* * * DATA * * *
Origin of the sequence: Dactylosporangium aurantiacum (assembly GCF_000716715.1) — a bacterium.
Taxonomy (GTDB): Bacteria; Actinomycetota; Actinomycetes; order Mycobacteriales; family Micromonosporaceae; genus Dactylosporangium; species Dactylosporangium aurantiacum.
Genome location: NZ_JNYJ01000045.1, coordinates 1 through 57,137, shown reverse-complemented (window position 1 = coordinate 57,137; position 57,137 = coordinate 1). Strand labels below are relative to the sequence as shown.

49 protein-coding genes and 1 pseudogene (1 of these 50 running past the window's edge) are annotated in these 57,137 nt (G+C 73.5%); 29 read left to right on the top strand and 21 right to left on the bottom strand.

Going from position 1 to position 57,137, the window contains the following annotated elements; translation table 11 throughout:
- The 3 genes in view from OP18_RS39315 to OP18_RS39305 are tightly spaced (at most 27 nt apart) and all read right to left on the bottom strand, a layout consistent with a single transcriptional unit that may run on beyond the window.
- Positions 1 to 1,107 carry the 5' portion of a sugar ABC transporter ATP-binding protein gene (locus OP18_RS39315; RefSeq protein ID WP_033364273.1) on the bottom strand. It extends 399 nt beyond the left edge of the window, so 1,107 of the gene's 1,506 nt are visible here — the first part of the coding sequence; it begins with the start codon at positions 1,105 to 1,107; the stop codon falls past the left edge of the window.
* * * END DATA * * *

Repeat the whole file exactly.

Origin of the sequence: Dactylosporangium aurantiacum (assembly GCF_000716715.1) — a bacterium.
Taxonomy (GTDB): Bacteria; Actinomycetota; Actinomycetes; order Mycobacteriales; family Micromonosporaceae; genus Dactylosporangium; species Dactylosporangium aurantiacum.
Genome location: NZ_JNYJ01000045.1, coordinates 1 through 57,137, shown reverse-complemented (window position 1 = coordinate 57,137; position 57,137 = coordinate 1). Strand labels below are relative to the sequence as shown.

49 protein-coding genes and 1 pseudogene (1 of these 50 running past the window's edge) are annotated in these 57,137 nt (G+C 73.5%); 29 read left to right on the top strand and 21 right to left on the bottom strand.

Going from position 1 to position 57,137, the window contains the following annotated elements; translation table 11 throughout:
- The 3 genes in view from OP18_RS39315 to OP18_RS39305 are tightly spaced (at most 27 nt apart) and all read right to left on the bottom strand, a layout consistent with a single transcriptional unit that may run on beyond the window.
- Positions 1 to 1,107 carry the 5' portion of a sugar ABC transporter ATP-binding protein gene (locus OP18_RS39315; RefSeq protein ID WP_033364273.1) on the bottom strand. It extends 399 nt beyond the left edge of the window, so 1,107 of the gene's 1,506 nt are visible here — the first part of the coding sequence; it begins with the start codon at positions 1,105 to 1,107; the stop codon falls past the left edge of the window.